Qabala Radar

Qabala Radar

Infobox Radar
name = Daryal early warning radar

caption = A 1984 artist's concept of a Daryal-type (Pechora) bistatic phased-array early warning radar similar to the one deployed at Qabala.
country = Azerbaijan SSR, Soviet Union (now Azerbaijan)
introdate =
number =
type = Early warning radar
frequency = 150-200 MHz (VHF)
range = Around convert|6000|km|mi|0
altitude =
diameter = Transmitter 30x40 m Receiver 80x80 m separated by 0.5–1.5 km
azimuth = array faces 162° (true) covering ~110° or from 107° to 217°
elevation =
precision =
power = Initial capacity was 50 MW, and its target capacity is 350 MW

The Qabala Radar or Qabala Radar (Radiolocation) Station (in many Western sources Qabala is spelled "Gabala") is a Daryal-type (known in the West as Pechora after the location Daryal was first tested and installed) bistatic phased-array early warning radar, [ Pechora LPAR - Daryal] .] built by the Soviet Union in the Qabala district of the Azerbaijan SSR in 1985 located at (coord|40|52|14.6|N|47|48|09.6|E ) [ Qabala / Gabala - (aka Lyaki / Mingacevir / Mingechaur) ] . Coordinates from NIMA / NGA imagery.] It is now operated by the Russian Space Forces. The radar station has a range of up to convert|6000|km|mi|0, and was designed to detect missile launches as far as from the Indian Ocean. The radar's surveillance covers Iran, Turkey, India, Iraq and the entire Middle East. It allows not only detection of the launch of a missile but also to track the whole of its trajectory so as to enable a ballistic missile defense system to intercept an offensive strike. The Radar Station hosts about 1000 Russian servicemen.

After the collapse of the Soviet Union, the Russian Federation and Azerbaijan negotiated the terms of the lease and in 2002 the two countries signed an agreement according to which Russia leased the station from Azerbaijan until 2012 for $7 million per year.

Daryal (Pechora) Radar system overview

The Daryal-type radar is a bistatic phased-array early warning radar. It consists of two separate large phased-array antennas separated by around convert|0.5|km|ft|0 to convert|1.5|km|ft|0. The transmitter array is 30x40 m (98x131 ft) and the receiver is 80x80 m (262x252 ft) in size. The system is a VHF system operating at a wavelength of 1.5 to 2 meters (150 to 200 MHz). It's initial transmit capacity was 50 MW with a target capacity of 350 MW.

Originally, at least seven Daryal facilities were planned, however, only the first two facilities completed, Pechora and Qabala, remained as of 2002. [ History and the Current Status of the Russian Early-Warning System - Pavel Podvig] (PDF)] Two Daryal-U type were to be built at sites in Balkhash and Mishelevka, Irkutsk, neither were completed. The Clinton administration offered financial assistance in completing the Mishelevka facility in exchange for amending the ABM treaty to allow US deployment of a national missile defense system. [ [ Mishelevka radar station] .] Two Daryal-UM systems were to be constructed at in Skrunda, Latvia and Mukachevo, Ukraine. The Mukachevo in the Ukraine was never completed after the fall of the Soviet Union and the Skrunda facility was turned over to Latvia to be demolished. The Yeniseysk (Krasnoyarsk) Daryal-U site caused concern in the west over compliance with the Anti-Ballistic Missile Treaty during its construction in the 1980s. Following years of negotiations, in September 1989 the Soviets admitted it was a violation of the treaty, construction ceased and the facility was eventually dismantled. [ [ Yeniseysk (Krasnoyarsk)] .]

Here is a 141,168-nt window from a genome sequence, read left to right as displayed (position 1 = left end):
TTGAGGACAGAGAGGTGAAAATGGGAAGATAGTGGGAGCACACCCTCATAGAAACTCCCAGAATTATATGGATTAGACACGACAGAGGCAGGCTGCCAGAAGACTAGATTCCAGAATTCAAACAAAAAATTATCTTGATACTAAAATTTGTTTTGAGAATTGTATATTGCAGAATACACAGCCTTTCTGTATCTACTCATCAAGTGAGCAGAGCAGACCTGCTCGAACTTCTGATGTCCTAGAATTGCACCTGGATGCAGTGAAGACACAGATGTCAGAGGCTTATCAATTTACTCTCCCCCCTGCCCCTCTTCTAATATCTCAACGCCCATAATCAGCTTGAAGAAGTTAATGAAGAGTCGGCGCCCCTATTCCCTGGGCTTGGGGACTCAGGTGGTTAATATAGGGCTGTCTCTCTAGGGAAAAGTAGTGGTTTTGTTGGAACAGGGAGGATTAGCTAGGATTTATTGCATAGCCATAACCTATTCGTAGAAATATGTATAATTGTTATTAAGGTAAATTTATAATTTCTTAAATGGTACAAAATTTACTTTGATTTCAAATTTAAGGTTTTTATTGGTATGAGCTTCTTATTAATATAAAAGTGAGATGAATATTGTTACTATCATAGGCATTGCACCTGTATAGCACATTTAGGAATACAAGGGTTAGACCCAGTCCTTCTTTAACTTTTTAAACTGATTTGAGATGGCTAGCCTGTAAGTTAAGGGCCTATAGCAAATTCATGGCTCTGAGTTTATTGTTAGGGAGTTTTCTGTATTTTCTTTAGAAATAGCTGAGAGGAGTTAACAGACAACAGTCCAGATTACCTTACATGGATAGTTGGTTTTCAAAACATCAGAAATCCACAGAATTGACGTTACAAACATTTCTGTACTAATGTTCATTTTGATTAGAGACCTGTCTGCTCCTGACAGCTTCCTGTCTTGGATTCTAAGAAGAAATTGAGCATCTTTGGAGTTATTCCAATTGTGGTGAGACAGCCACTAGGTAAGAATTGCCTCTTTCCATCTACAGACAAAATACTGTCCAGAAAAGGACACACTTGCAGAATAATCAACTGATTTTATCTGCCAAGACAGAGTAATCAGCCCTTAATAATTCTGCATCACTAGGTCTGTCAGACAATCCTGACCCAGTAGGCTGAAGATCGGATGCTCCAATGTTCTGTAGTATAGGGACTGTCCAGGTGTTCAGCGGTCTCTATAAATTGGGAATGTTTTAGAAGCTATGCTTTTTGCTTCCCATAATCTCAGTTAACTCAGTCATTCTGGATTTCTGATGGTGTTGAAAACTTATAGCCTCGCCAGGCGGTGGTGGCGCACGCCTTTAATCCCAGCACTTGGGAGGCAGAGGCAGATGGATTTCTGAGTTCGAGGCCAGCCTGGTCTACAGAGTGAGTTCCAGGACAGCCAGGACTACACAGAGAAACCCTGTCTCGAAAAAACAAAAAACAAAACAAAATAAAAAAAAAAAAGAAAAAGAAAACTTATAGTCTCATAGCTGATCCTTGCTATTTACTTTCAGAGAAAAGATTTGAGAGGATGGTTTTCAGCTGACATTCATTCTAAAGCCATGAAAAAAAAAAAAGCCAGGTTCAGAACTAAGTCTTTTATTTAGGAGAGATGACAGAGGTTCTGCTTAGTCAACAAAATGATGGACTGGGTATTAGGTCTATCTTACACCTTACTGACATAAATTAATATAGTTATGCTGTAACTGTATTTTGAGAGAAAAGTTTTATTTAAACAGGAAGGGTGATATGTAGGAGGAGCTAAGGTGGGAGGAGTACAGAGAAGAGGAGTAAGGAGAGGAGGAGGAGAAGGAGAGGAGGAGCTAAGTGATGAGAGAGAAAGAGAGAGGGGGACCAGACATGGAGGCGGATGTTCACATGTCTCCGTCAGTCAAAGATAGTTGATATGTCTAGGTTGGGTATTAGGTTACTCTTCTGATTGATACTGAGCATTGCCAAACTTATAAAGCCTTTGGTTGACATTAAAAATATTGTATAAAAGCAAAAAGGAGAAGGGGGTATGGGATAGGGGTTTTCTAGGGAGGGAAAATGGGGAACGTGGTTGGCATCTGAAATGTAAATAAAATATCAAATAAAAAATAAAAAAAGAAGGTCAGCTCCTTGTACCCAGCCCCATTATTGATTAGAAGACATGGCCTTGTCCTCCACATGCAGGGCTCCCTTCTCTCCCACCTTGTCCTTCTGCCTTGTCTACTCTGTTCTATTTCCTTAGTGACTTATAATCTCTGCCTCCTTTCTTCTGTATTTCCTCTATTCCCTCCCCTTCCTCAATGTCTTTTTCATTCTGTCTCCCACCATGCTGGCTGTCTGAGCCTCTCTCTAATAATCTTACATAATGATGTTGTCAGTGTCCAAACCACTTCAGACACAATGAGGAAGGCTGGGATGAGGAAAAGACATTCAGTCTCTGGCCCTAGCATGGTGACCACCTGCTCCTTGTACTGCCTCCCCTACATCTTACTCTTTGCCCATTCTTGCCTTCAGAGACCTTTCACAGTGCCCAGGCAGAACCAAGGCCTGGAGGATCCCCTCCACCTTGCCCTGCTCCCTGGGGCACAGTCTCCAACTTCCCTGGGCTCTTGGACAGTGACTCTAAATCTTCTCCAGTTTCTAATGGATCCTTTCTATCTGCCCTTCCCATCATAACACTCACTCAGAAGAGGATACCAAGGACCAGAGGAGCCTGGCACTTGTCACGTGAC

33rd G8 summit

During the 33rd G8 summit in Germany on June 7-8, 2007, Russian president Vladimir Putin made an offer to deploy elements of an American anti-ballistic missile system in Azerbaijan, instead of Poland (see US missile defense complex in Poland) and the Czech Republic, using the Qabala Radar Station jointly with Russia. This offer came after the debate about the U.S. plan to deploy anti-ballistic missile system components in Eastern Europe to defend against possible ballistic missile attacks from Iran and North Korea. The plan met with sharp criticism by Russia which threatened to target Europe with its own ballistic missiles despite US claims that the system was not designed to defend against a large scale Russian attack. The Qabala radar is used as a sensor for the A-135 ABM system which Russia has operated in Europe, near Moscow, since the 1970s.

In the beginning of July 2007 the US announced that the Qabala installation was not an acceptable substitute for the Poland and Czech Republic sites. [AFP. [ Azerbaijan no 'substitute' for Pole, Czech bases: US] . July 9, 2007.]

Environmental concerns

There were reports about environmental damage from the activity of Qabala Radar Station [ [ Gabala Radar Station - Local Health Awareness] (blog)] which sparked some public debate in Azerbaijan. Similar health concerns were raised about American PAVE PAWS phased array radars, but as of 2005 available data did not support those concerns. [National Academies' National Research Council. [ Available Data Do Not Show Health Hazard to Cape Cod Residents From Air Force PAVE PAWS Radar] . January 2005.]

ee also

*Military of Azerbaijan
*Azerbaijan Air Defense Force
*A-135 anti-ballistic missile system



* [ Brief Note on Qabala Radar Capacity (in Russian)]
* [ History and the current status of the Russian early warning system]

External links

* [ Pechora LPAR - Daryal] a description of the type of radar in use.
* [ Qabala / Gabala - (Lyaki / Mingacevir / Mingechaur) ] a description of the Qabala facility via

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